FTSE Russell has launched its enhanced ‘Green Revenues 2.0 Data Model’’ The model measures the green revenue exposure of more than 16,000 listed companies across 48 developed and emerging markets. This represents 98.5 per cent of the total global market value of listed companies. It provides investors with a classification system covering green products and services in 10 sectors, 64 sub-sectors, and 133 micro-sectors. A green ‘tiering’ system is also applied to determine net environmental impact based on seven environmental objectives, recognizing that green revenues come in lighter and darker ‘shades.’ By using three tiers to rank sources of green revenue, the data supports a clearer understanding of investors’ ‘green exposure.’

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Relationship Enhances Private Market Capabilities

Mackenzie Financial Corporation, an IGM Financial Inc. subsidiary, Great-West Lifeco Inc., and Northleaf Capital Partners Ltd. have entered into a strategic relationship to expand and enhance the private markets product capabilities across IGM’s and Lifeco’s distribution channels. Mackenzie and Lifeco will jointly acquire a non-controlling interest in Northleaf through an acquisition vehicle 80 per cent owned by Mackenzie and 20 per cent owned by Lifeco. This expands Mackenzie’s capabilities to offer global private equity, private credit, and infrastructure investment solutions through its retail advisory channels and financial institution distribution partners. It also enhances portfolio construction at IG Wealth Management, building on its capabilities of incorporating private asset classes into client portfolios, with an emphasis on high-net worth and mass affluent client segments. For Lifeco, its strategy to expand alternative investments for its balance sheet and increase client/customer access to private markets solutions across its global distribution channels advanced. Finally, Northleaf’s growth strategy will accelerate by providing additional access to balance sheet capital, global relationships, and best-in-class retail product development and distribution. Northleaf has assets around the global in private equity, private credit, and infrastructure. The firm has $17 billion in assets under management on behalf of institutional investors and high-net worth individuals around the world.

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Boctor Joins Osler

Andrea Boctor is a partner at Osler, Hoskin & Harcourt LLP. Most recently, she was a partner at Stikeman Elliott and head of its national pensions and benefits practice group.

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September 17, 2020


Member Registry Needed For Missing Beneficiaries

Ongoing initiatives to find unlocatable pension plan members utilizing an optional missing member registry should be pursued, says the Pension Investment Association of Canada (PIAC). In its submission to the Financial Services Regulatory Authority of Ontario on the consultation document ‘Principles and Practices Regarding Missing Members,’ it also calls for the exploring of partnerships with ministries, departments, and agencies of the governments of Ontario and Canada to investigate information sharing arrangements that would improve administrators’ ability to locate members. PIAC also believes that Ontario pension plan administrators need some place to send money on behalf of unlocatable members, so that the responsibility for these benefits would rest with a government entity. The Bank of Canada does this for unclaimed bank balances and some other provinces have unclaimed property regimes which accept pension benefits, it says.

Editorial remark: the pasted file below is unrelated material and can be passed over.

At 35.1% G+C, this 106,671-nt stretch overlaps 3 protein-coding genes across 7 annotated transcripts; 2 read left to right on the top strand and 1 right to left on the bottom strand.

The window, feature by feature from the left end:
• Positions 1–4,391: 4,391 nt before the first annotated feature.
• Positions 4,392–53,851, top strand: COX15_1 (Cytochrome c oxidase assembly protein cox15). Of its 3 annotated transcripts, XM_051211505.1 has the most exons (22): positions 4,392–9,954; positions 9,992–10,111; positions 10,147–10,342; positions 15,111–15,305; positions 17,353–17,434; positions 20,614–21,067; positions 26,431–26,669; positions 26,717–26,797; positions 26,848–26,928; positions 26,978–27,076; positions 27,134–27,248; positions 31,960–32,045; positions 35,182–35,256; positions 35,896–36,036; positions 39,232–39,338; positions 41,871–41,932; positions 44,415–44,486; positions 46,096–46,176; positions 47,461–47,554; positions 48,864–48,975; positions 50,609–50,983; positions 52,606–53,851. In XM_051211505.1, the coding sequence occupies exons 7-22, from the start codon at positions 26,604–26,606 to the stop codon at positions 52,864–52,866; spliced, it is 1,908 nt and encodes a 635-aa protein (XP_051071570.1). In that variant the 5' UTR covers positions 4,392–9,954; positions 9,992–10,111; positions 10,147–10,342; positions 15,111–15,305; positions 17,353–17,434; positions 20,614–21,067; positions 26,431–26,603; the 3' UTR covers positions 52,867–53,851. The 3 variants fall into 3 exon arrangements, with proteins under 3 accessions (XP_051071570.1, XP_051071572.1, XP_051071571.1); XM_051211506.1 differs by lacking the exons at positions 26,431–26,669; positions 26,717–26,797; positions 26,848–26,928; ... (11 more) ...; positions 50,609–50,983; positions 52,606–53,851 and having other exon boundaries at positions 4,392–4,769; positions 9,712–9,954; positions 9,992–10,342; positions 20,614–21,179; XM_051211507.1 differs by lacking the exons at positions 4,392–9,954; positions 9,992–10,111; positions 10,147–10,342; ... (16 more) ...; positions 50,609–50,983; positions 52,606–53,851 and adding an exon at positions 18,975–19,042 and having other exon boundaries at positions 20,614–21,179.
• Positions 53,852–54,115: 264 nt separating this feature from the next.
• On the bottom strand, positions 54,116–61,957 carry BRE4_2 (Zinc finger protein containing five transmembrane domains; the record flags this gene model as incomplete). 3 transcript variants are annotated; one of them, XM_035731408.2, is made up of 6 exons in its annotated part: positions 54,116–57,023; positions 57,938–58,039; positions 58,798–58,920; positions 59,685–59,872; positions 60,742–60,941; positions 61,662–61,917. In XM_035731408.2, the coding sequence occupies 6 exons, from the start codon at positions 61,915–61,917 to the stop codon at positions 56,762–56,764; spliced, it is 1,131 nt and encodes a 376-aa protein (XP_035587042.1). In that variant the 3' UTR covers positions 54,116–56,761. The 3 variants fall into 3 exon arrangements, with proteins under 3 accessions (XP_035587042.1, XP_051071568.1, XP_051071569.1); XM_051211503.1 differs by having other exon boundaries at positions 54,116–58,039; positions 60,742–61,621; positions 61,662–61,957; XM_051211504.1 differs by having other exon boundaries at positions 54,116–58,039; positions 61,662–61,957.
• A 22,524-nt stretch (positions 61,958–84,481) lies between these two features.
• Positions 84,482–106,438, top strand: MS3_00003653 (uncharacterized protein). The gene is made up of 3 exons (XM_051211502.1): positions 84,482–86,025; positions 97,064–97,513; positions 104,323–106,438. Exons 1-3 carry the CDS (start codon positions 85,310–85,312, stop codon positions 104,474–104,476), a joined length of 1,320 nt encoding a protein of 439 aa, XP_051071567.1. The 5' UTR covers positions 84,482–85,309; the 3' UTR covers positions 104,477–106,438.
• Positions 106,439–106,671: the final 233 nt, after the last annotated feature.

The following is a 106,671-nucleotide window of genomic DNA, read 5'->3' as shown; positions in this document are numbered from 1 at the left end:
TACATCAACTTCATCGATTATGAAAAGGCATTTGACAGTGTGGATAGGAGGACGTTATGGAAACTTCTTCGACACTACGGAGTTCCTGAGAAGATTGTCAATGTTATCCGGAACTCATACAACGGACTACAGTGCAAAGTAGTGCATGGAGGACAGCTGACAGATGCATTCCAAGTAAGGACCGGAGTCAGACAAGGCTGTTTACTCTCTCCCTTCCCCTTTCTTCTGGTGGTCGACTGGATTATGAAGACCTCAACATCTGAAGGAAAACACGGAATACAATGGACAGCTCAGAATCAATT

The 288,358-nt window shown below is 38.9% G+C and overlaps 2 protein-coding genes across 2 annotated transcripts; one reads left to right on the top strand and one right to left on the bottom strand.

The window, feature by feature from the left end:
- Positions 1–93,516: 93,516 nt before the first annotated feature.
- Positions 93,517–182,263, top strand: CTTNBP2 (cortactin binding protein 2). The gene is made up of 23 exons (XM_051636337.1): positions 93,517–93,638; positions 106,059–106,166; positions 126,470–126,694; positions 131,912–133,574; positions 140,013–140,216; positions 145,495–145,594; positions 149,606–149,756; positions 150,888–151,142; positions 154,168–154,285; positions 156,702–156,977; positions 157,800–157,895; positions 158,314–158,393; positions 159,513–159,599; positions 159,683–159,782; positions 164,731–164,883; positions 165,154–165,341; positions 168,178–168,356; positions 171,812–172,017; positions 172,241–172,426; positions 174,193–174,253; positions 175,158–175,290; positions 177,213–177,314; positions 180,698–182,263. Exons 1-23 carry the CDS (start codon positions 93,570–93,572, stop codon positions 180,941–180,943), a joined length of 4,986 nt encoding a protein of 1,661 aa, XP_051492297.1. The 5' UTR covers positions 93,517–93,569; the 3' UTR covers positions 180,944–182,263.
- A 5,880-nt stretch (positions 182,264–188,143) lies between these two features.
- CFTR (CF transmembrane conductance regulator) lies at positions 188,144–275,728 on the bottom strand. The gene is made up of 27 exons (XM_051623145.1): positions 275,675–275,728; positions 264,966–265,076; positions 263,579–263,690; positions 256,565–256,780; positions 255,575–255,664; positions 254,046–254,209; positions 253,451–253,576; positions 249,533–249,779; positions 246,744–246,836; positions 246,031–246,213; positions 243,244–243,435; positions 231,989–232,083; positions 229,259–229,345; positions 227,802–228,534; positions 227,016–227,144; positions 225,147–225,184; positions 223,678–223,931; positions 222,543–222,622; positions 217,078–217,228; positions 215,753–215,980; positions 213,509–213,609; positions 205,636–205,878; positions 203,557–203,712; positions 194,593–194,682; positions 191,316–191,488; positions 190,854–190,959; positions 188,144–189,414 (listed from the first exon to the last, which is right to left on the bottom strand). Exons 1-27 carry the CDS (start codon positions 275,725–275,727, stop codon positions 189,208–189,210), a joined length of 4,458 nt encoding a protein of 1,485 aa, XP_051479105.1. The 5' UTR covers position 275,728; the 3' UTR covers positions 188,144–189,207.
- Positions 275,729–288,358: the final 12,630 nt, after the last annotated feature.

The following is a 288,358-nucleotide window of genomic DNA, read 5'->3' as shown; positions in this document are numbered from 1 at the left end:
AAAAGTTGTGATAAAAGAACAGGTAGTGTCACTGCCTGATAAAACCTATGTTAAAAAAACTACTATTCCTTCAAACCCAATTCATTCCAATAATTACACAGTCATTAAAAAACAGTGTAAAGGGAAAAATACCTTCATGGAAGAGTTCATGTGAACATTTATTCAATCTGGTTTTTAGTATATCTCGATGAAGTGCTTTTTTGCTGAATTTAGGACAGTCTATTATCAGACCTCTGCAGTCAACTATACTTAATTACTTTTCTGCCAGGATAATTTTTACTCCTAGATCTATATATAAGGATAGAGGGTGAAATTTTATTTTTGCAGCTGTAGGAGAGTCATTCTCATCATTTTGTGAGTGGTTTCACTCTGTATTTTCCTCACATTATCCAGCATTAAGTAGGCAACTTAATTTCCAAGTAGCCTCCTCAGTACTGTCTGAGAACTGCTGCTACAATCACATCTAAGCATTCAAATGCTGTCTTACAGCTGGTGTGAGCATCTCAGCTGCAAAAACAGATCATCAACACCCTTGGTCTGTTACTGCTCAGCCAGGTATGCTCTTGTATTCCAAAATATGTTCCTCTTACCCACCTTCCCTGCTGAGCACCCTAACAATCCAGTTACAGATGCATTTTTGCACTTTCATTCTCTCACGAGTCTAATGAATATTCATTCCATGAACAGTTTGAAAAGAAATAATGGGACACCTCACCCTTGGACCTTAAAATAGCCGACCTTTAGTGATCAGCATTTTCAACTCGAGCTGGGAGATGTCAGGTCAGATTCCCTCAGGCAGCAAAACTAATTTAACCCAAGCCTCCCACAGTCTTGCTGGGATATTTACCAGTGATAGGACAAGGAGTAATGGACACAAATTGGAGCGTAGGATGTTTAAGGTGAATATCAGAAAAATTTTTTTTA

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Gene Therapies Pose Coverage Dilemma

Gene therapies represent the next leap forward in potentially curative medicine, but they also pose a coverage and affordability dilemma, says HBM+ in its inaugural ‘Drug Trends and Strategic Insights’ report. Fundamentally, it says one-time, curative treatments with large upfront costs challenge the current benefits model which was designed for recurring claims and more distributed costs. As a result, novel reimbursement models and mechanisms for these therapies to ensure they can be included as part of benefit plans are needed. These include deferred payment models where the cost of the drug across multiple years (up to 10 years in some cases). This involves close collaboration with pharmaceutical manufacturers to ensure the payment model is fair and reasonable to all parties. Other approaches include outcome-based product listing agreements where the price of the drug is indexed to the outcomes achieved based on real-world experience and milestone-based payment models which directly tie installment payments to patients reaching certain milestones. For instance, each additional year of patient survival after receiving therapy is tied to one payment to the pharmaceutical manufacturer.

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Climate Risk Journey In Early Stages